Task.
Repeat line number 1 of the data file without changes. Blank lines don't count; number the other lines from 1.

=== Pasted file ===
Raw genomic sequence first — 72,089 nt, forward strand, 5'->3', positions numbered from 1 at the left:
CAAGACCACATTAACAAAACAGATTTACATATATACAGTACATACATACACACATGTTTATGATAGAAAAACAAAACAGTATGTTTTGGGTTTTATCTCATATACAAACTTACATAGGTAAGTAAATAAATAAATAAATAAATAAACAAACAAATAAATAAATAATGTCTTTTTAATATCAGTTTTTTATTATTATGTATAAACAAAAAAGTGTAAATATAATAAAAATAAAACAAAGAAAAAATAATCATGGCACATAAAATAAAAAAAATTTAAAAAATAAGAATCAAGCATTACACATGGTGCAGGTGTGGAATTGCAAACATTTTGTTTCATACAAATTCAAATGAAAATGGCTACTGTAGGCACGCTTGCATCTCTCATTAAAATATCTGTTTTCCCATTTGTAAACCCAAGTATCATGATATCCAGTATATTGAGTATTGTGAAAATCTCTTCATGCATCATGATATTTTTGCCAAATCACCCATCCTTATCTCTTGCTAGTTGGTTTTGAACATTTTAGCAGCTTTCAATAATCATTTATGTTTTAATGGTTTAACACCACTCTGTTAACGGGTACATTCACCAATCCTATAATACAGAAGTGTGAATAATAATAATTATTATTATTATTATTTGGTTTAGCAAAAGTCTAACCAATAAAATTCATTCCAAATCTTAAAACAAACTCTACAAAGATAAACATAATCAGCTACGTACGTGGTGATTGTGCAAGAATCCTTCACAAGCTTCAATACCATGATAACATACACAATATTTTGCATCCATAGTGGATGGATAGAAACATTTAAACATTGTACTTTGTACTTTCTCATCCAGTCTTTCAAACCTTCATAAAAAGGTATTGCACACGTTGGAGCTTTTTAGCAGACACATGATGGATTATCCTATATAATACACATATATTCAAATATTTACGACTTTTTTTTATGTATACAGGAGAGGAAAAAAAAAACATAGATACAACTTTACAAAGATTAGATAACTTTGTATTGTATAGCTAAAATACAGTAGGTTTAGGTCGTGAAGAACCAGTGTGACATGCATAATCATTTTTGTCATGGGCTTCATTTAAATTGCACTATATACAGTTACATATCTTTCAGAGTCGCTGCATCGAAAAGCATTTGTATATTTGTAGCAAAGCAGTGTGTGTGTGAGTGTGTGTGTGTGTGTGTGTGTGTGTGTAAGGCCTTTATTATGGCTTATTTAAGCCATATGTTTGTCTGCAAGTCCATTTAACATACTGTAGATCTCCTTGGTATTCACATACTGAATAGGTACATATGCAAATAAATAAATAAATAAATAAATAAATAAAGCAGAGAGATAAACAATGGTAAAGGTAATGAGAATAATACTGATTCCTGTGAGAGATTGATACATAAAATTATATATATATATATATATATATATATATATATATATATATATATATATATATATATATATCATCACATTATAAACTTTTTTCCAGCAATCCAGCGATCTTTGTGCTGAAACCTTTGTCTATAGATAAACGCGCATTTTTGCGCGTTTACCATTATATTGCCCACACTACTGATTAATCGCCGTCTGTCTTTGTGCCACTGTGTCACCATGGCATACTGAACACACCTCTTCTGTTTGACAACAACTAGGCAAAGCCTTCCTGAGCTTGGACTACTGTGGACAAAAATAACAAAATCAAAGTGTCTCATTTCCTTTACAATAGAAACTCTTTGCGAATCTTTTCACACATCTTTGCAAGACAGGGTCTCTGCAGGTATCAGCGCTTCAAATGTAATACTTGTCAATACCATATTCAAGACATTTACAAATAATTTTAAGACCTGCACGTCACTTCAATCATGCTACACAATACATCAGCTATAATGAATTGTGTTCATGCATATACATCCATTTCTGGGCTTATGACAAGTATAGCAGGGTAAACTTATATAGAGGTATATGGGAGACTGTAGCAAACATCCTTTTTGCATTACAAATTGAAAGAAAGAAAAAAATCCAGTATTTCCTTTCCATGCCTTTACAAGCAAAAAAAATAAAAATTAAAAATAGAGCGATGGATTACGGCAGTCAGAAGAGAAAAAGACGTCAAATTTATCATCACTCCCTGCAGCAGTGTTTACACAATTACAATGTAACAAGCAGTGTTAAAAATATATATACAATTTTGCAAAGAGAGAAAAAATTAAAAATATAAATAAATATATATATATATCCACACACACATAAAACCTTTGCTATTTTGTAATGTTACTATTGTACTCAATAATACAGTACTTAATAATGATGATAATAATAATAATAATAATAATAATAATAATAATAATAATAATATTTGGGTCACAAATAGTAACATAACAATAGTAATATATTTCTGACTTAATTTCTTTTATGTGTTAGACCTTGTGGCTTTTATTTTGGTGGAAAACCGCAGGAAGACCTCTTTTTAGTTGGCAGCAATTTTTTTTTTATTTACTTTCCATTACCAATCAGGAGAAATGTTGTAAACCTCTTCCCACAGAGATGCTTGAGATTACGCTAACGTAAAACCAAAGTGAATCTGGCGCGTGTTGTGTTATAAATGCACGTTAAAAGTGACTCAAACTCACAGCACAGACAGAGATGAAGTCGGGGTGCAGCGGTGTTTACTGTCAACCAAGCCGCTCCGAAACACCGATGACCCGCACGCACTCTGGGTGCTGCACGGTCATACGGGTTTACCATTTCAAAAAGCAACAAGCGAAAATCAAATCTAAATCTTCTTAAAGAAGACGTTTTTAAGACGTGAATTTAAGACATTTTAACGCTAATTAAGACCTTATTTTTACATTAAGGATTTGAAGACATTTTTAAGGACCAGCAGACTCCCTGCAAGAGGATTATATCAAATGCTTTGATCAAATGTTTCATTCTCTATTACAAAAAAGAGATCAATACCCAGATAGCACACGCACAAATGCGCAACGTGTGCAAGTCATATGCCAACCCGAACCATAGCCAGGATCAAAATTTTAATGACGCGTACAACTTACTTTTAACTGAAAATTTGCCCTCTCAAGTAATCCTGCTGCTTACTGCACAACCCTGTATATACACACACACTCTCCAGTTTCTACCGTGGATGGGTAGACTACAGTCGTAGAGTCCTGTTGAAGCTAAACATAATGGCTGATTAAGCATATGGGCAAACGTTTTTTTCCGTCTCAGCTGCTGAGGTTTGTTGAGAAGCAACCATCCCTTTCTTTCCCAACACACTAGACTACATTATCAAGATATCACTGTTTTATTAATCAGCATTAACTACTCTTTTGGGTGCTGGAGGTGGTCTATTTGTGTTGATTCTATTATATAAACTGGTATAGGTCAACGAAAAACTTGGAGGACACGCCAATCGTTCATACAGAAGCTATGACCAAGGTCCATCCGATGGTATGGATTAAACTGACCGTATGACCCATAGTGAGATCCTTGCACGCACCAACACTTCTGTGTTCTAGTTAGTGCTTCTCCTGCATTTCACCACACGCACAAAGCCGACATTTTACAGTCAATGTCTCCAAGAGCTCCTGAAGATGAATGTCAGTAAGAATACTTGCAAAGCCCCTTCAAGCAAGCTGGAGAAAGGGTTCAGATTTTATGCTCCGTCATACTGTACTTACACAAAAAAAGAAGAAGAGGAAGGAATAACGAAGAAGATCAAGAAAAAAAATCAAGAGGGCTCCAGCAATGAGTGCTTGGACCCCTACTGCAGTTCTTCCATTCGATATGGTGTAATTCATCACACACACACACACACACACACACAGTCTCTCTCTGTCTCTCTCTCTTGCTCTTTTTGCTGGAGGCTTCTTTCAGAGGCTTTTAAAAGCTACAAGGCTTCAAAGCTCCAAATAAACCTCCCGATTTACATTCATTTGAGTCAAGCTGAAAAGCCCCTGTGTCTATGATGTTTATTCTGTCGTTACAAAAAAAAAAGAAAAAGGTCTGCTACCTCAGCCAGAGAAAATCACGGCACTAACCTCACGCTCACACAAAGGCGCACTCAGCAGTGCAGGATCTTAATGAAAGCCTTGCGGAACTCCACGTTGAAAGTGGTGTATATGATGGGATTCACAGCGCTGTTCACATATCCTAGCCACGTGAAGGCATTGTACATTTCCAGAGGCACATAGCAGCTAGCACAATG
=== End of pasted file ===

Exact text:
Raw genomic sequence first — 72,089 nt, forward strand, 5'->3', positions numbered from 1 at the left: